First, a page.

Ok, calling this one a “masterpiece” might be overstating the case, given the abundance of sleaziness and cheesiness. But the horror here extends far beyond the gratuitous glute-shots of a butt-naked Michael Douglas. Sharon Stone is a modern-day femme fatale guaranteed to turn wet dreams into sweat-soaked nightmares. After the savage, in medias coitus icepicking in the film’s opening, the recurrent sex scenes splashed across the screen utterly terrify even as they titillate.

 

Se7en (1995)

Much of David Fincher’s work qualifies for this list, but none of the director’s other films can surpass this one’s combination of the gritty and the grotesque. In lesser hands the basic premise (a serial killer with a baroque schema) might have seemed derivative, the stuff of made-for-cable movies, but Fincher crafts a masterfully-atmospheric film filled with viewer-traumatizing tableaus (the crime scene for the “Sloth” victim alone places Se7en in the horror noir hall of fame). Even when the narrative leaves the seedy confines of the city for sunny expanse in the climax, it heads off into shocking, devastating territory.

 

Dark City (1998)

The best and darkest of the numerous future-noir films that followed in the wake of The Matrix. Alex Proyas’s stunning cinematic vehicle starts with standard noir elements (the main character finds he has lost his memory, as he awakens in a room with a dead prostitute sprawled on the floor) and then takes the idea of urban entrapment (in a rain-slicked nightscape) in a whole other, mind-bending direction. The film’s human-corpse-wearing alien “strangers”–extraterrestrial Cenobites engaged in bizarre experiment–are as unnerving a group of villains ever to form a criminal underworld.

 

Shutter Island (2010)

Scorsese sways toward the Gothic in this adaptation of Dennis Lehane’s thrilling twist on a detective novel. As if an island asylum for the criminally insane (where illicit, secret experiments might be taking place) wasn’t creepy enough already, the film adds some spectacularly heavy weather, rat-infested caves, and a protagonist haunted by visions of scarred monsters and corpses come to life. I would also argue that the gut-punch of a climactic plot twist here hearkens back to Angel Heart.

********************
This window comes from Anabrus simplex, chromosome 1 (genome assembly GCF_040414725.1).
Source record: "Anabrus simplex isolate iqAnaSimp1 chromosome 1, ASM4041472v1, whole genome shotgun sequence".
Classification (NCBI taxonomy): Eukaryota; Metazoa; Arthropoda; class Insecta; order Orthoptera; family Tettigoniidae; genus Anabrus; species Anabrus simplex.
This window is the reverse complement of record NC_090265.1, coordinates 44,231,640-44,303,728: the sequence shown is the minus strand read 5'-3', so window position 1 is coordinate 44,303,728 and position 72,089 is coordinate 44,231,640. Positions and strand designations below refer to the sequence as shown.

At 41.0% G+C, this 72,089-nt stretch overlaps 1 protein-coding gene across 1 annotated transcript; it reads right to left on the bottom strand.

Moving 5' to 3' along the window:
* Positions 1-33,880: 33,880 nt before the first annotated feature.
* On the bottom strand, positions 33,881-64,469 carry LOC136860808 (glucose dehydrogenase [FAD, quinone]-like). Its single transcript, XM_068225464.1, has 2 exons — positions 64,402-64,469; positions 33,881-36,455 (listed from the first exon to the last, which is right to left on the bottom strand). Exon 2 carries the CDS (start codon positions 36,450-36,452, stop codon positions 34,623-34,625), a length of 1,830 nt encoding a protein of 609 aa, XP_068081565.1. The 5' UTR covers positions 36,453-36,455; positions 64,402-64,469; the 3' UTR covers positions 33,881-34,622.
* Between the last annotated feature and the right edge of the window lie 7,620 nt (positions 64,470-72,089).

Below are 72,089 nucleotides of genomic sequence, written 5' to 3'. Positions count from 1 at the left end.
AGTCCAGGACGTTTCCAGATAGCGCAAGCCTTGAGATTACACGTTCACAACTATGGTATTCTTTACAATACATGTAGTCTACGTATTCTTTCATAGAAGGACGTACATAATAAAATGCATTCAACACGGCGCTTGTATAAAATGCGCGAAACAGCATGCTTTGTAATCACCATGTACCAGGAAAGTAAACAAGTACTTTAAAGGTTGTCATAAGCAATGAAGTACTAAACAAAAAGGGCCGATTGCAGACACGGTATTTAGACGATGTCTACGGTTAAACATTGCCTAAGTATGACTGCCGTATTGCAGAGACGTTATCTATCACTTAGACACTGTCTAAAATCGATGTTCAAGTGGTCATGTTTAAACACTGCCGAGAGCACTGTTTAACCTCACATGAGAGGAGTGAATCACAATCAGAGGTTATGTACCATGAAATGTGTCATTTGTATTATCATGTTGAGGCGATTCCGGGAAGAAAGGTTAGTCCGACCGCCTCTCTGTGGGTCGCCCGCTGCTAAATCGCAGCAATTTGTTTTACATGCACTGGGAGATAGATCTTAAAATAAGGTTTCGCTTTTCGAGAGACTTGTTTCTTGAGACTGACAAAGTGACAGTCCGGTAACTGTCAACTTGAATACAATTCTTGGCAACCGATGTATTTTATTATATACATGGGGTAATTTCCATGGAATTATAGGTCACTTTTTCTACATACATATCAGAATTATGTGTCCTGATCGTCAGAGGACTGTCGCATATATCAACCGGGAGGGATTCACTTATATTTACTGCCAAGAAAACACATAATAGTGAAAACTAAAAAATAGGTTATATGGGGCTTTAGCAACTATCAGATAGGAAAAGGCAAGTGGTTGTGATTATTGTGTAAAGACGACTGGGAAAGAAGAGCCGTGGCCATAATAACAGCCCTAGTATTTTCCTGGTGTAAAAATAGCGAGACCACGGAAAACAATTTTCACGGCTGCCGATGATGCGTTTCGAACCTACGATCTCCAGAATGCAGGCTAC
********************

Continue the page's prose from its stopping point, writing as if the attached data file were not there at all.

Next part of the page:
A Girl Walks Home Alone at Night (2014)

A moody, highly-stylized piece shot in black and white and melding street crime and the supernatural, director Ana Lily Amirpour’s debut film checks all the appropriate boxes. The female of the title is more fearful than someone to fear for: an antiheroic Iranian vampire who prowls the stark wasteland of Bad City (and who leaves quite a mark on a drug-dealing pimp). Calling this one the lovechild of Nosferatu and Sin City isn’t some pithy pitch, but rather an acknowledgement of two of the works that ostensibly influence Amirpour’s artistic vision.

 

True Detective, Season 1 (2014)

Technically, this is not a theatrical film but an HBO series, yet a perfect addition to the list nonetheless. Show creator Nic Pizzolato invokes weird-fiction writers such as Ambrose Bierce, Robert Chambers and Thomas Ligotti, as he scripts a gripping narrative in which a murder investigation uncovers conspiracy and depraved ritual. Season 1’s Louisiana mise-en-scène is at once haunting and haunted, and the killer’s discovered lair in the finale makes the Sawyer abode in The Texas Chainsaw Massacre look like it belongs in Better Homes and Gardens.